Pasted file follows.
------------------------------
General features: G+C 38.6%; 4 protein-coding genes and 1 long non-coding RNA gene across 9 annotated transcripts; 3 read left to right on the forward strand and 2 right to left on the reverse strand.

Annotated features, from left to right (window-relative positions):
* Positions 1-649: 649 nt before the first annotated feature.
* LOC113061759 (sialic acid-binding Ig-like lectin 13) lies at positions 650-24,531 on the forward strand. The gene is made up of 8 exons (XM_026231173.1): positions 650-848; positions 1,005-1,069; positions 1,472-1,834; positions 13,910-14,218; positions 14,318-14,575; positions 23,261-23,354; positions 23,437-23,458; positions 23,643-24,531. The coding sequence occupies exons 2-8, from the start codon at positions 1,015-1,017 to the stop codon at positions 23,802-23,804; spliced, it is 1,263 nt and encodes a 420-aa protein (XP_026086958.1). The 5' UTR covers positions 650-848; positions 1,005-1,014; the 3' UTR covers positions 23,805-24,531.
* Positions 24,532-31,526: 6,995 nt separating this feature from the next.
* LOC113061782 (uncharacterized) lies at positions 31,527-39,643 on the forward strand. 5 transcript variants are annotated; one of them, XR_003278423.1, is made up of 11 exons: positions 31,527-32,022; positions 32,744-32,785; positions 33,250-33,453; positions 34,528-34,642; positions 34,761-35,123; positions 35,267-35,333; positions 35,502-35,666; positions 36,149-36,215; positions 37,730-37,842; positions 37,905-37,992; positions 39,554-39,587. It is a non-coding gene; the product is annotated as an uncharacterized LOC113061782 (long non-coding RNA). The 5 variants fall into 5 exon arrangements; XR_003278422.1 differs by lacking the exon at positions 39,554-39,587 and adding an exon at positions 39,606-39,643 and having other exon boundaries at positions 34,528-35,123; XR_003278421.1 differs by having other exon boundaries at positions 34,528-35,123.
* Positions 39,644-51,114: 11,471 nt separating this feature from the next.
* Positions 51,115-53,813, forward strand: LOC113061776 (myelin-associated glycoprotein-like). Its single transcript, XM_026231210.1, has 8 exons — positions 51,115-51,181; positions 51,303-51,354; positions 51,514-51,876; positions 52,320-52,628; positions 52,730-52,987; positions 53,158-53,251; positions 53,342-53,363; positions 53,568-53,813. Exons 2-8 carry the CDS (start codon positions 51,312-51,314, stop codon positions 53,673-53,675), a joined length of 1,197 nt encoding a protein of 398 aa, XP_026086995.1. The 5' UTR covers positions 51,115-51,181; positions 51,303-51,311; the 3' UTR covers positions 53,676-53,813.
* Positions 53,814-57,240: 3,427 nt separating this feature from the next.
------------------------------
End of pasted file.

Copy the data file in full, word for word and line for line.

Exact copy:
General features: G+C 38.6%; 4 protein-coding genes and 1 long non-coding RNA gene across 9 annotated transcripts; 3 read left to right on the forward strand and 2 right to left on the reverse strand.

Annotated features, from left to right (window-relative positions):
* Positions 1-649: 649 nt before the first annotated feature.
* LOC113061759 (sialic acid-binding Ig-like lectin 13) lies at positions 650-24,531 on the forward strand. The gene is made up of 8 exons (XM_026231173.1): positions 650-848; positions 1,005-1,069; positions 1,472-1,834; positions 13,910-14,218; positions 14,318-14,575; positions 23,261-23,354; positions 23,437-23,458; positions 23,643-24,531. The coding sequence occupies exons 2-8, from the start codon at positions 1,015-1,017 to the stop codon at positions 23,802-23,804; spliced, it is 1,263 nt and encodes a 420-aa protein (XP_026086958.1). The 5' UTR covers positions 650-848; positions 1,005-1,014; the 3' UTR covers positions 23,805-24,531.
* Positions 24,532-31,526: 6,995 nt separating this feature from the next.
* LOC113061782 (uncharacterized) lies at positions 31,527-39,643 on the forward strand. 5 transcript variants are annotated; one of them, XR_003278423.1, is made up of 11 exons: positions 31,527-32,022; positions 32,744-32,785; positions 33,250-33,453; positions 34,528-34,642; positions 34,761-35,123; positions 35,267-35,333; positions 35,502-35,666; positions 36,149-36,215; positions 37,730-37,842; positions 37,905-37,992; positions 39,554-39,587. It is a non-coding gene; the product is annotated as an uncharacterized LOC113061782 (long non-coding RNA). The 5 variants fall into 5 exon arrangements; XR_003278422.1 differs by lacking the exon at positions 39,554-39,587 and adding an exon at positions 39,606-39,643 and having other exon boundaries at positions 34,528-35,123; XR_003278421.1 differs by having other exon boundaries at positions 34,528-35,123.
* Positions 39,644-51,114: 11,471 nt separating this feature from the next.
* Positions 51,115-53,813, forward strand: LOC113061776 (myelin-associated glycoprotein-like). Its single transcript, XM_026231210.1, has 8 exons — positions 51,115-51,181; positions 51,303-51,354; positions 51,514-51,876; positions 52,320-52,628; positions 52,730-52,987; positions 53,158-53,251; positions 53,342-53,363; positions 53,568-53,813. Exons 2-8 carry the CDS (start codon positions 51,312-51,314, stop codon positions 53,673-53,675), a joined length of 1,197 nt encoding a protein of 398 aa, XP_026086995.1. The 5' UTR covers positions 51,115-51,181; positions 51,303-51,311; the 3' UTR covers positions 53,676-53,813.
* Positions 53,814-57,240: 3,427 nt separating this feature from the next.